The result? Bright Now spent the next four years combining businesses and installing an integrated information system. Meanwhile, the market’s focus on top-line growth forced Monarch to defer such investments and spend capital on additional acquisitions.
By February 2002, that strategy — or lack thereof — had taken its toll. Monarch’s stock was trading at about $1.50, the company was in violation of its debt covenants, and the CEO and CFO had been replaced with a team looking to sell the company. With $80 million in annual revenues, Bright Now bought Monarch ($180 million in revenues) for roughly five times EBITDA. “Their operations proved to be extremely competent, but because they hadn’t integrated, they weren’t able to do what they did best,” says Schmidt.
Schmidt says he has full support from his investors to spend the next 12 to 18 months integrating Monarch’s businesses and installing Bright Now’s platform. “The one big benefit of the private sector is that you end up with a business partner instead of a shareholder,” he says.
That’s a common sentiment. “People say it must be nice being private — you don’t have to report to a lot of people,” says Klock. “That’s a misconception. I have a dozen institutional people I report to every month and three different VC firms.” The difference, say private-company executives, isn’t the level of reporting, it’s the nature of the relationship. “It always amazes me to sit in on analyst calls for public companies and realize the questions are just scratching the surface,” says Schmidt. In Bright Now’s case, he says, he not only meets regularly with investors, he also relies on them “in many respects as mentors.”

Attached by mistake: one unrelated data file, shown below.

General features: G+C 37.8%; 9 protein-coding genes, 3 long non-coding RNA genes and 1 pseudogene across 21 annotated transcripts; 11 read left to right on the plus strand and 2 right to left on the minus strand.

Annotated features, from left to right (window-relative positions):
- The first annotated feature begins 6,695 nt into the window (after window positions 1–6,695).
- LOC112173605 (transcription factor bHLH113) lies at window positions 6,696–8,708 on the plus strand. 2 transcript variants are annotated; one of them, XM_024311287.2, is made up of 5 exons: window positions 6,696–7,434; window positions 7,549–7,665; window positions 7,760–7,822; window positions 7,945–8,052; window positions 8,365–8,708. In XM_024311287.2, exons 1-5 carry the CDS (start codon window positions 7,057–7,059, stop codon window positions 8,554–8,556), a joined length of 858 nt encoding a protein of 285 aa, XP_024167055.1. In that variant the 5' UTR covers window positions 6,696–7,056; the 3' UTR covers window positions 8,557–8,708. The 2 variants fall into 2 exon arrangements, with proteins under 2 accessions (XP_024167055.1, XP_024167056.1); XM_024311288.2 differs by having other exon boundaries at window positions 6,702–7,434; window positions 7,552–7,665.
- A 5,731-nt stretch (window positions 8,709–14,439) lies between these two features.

Typically, of course, those investors are still looking for some sort of exit strategy — including going public again. But executives at once-public firms don’t seem keen on that idea. While opportunities may arise sooner, says Schmidt, he’s comfortable keeping Bright Now private for the next three or four years while it digests Monarch. If High Falls Brewing needs more money, adds Henderson, “I think there are more than enough places to go besides the public equity markets.” And while going public again is a possibility for Comp Benefits, it probably won’t happen before 2005. “That’s assuming there is a capital market,” says Klock.
In the next few years, there will likely be far more companies dropping out of the public markets than joining them. To steal a phrase from Wall Street, going private is the next big thing.
Sidebar: Going Private…
There are several ways to take a company out of the market, although going private typically involves some combination of the first two of these techniques.
Leveraged Recapitalization Merger. The classic going-private method, involving a proposal to merge with an acquisition company created by management and financial sponsors for the purpose. A special committee of the board typically is established to negotiate, and may feel compelled to solicit competing bids.